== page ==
In the comic books, Tyrone was the poorer one while Tandy had money. Flipping Tyrone and Tandy’s economic status, Pokaski explained, was meant to make sure race was separated from wealth in order to understand the effects of both.
“It was really just impressive the way that [their story] was updated,” said director Gina Prince-Bythewood (“Love & Basketball”), who was drawn to the characters of Pokaski’s script even before delving into “Cloak & Dagger’s” comic book history. “It had to be updated. But at its core, Tandy and Tyrone were the same characters. And their relationship is the same.”
Joseph praised the reversal: “I think that brings a huge dynamic into the show. Not every black person is in the hood and not every white person is rich or wealthy or well-off. I’m glad that we get to show the reality of the world.”
This commitment to tackling racism, police corruption, sexual assault, substance abuse, grief and other topical issues is one of the driving forces behind “Cloak & Dagger.”
“The most important thing was the authenticity of these characters,” said Prince-Bythewood. “The things that these characters are dealing with, it’s not fluffy and it’s not romanticized. It’s real. In dealing with real teenagers, you have to do that. … [Teenagers] can spot fakes in seconds.”
Whereas some superhero stories take an allegorical approach to confronting various injustices, “Cloak & Dagger” directly calls out white privilege and society’s hostility toward young black men. The series also depicts how white privilege and racism affect people regardless of class.
The goal, according to Joseph and Holt, is that the show foster discussions about these topics.
“For so many years in history, we didn’t talk about it,” said Joseph. “We just push everything under the rug and say that this is what it is and we’re just going to keep moving. But I think the more that we talk about our situation and talk about how we feel, the more that we can understand each other and the more that we can connect.”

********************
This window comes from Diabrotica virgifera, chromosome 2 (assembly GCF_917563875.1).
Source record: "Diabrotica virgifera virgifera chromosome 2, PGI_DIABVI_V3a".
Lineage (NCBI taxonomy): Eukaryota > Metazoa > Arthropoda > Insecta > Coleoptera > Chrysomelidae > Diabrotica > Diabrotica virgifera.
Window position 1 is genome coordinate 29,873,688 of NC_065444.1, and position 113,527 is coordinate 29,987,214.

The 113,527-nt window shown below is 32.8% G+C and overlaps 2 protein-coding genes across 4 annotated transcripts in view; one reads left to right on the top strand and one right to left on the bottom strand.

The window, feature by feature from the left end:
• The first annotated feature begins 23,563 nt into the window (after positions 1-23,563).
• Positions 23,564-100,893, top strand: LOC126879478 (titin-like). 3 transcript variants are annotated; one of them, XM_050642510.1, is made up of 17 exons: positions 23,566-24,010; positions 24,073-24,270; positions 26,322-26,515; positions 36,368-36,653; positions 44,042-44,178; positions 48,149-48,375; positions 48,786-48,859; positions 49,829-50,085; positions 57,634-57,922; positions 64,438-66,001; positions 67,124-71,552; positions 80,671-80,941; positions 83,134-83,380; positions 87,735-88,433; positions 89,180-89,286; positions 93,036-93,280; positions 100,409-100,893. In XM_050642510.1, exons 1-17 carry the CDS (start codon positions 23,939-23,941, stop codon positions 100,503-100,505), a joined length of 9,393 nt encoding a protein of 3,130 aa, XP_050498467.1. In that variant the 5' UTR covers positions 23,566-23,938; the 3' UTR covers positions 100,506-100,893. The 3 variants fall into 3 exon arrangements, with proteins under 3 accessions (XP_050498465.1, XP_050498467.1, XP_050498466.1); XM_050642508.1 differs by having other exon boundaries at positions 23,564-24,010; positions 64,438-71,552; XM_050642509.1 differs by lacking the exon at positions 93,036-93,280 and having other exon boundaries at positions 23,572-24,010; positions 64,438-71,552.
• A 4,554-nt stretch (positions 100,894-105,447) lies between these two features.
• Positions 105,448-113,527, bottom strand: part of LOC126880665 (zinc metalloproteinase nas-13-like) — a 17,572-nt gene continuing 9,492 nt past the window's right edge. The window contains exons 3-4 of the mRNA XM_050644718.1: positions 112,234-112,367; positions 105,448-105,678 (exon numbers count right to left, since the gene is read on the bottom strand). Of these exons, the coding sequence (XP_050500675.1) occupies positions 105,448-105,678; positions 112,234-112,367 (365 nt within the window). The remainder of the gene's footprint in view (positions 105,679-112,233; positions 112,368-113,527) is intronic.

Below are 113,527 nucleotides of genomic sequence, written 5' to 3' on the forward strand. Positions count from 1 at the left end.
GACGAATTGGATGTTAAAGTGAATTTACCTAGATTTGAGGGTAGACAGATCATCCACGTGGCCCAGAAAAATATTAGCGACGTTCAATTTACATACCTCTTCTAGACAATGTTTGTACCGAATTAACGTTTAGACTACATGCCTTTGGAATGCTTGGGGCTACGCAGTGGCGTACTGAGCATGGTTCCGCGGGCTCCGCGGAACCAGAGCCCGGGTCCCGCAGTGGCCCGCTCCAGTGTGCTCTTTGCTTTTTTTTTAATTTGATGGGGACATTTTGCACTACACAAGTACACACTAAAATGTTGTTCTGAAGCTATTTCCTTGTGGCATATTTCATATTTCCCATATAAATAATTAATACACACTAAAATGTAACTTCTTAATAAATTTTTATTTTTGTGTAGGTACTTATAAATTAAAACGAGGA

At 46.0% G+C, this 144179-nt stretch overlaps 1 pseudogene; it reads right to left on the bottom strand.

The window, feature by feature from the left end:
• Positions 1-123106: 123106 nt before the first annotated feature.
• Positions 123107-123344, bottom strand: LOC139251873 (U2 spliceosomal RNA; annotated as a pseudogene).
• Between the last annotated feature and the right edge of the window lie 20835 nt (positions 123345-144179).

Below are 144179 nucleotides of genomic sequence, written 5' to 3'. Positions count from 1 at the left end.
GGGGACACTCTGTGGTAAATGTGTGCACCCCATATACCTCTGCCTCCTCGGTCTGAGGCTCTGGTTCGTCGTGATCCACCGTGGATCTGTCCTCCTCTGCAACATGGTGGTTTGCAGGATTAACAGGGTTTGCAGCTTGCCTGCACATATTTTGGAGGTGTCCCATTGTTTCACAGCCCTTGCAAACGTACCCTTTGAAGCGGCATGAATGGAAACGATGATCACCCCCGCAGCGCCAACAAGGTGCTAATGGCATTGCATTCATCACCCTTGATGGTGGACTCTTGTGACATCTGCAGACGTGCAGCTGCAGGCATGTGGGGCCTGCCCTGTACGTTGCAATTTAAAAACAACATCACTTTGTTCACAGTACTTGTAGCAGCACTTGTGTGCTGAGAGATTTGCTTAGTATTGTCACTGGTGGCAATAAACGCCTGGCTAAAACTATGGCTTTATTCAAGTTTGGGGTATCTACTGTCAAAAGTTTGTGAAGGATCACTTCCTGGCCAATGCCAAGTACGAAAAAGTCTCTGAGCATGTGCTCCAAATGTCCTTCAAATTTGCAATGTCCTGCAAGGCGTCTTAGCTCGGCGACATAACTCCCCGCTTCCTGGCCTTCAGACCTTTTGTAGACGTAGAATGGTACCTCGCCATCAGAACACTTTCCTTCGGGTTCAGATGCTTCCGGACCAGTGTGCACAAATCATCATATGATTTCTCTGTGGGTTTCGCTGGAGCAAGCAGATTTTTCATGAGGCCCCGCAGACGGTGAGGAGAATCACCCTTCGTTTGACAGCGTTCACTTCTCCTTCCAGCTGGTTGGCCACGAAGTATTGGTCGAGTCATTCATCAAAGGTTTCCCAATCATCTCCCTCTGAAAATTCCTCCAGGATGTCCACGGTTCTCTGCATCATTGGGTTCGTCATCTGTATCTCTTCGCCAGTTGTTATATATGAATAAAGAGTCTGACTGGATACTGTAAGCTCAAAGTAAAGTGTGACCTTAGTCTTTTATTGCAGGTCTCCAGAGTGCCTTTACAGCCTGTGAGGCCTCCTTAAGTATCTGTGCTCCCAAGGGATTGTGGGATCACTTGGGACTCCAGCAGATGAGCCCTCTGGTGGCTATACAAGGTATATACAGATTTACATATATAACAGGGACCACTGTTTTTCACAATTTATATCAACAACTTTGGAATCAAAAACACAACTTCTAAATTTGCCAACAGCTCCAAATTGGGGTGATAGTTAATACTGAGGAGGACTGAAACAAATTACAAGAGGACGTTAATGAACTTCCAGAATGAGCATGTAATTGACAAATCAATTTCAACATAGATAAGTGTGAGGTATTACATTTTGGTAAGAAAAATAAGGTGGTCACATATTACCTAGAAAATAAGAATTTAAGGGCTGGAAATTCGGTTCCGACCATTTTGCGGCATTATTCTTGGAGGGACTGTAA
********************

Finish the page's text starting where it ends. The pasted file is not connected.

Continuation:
Added Holt, “I think both of us feel so passionately about telling that story about what it’s like to be a young black male in America in 2018 and what it’s like to be a young white female in America in 2018. And letting it be known this is how we feel. Not everyone’s going to feel that way. But there is a high percentage of people out there that do. And it’s nice to let people know they’re not alone.”
Both actors explain that it’s important that their characters be relatable so that they are able to honestly tell these stories without sugarcoating the issues many people still face today in hopes of affecting change.
But for them, it’s also significant that “Cloak & Dagger” is a television show “that’s not dehumanizing black culture and also not minimizing women.”
”Even though we’re creating something that is entertaining, we’re also creating something that hopefully is a movement,” said Holt. “I think that’s a very important part of this show. And why it is a progressive show and why we want it to be impactful.”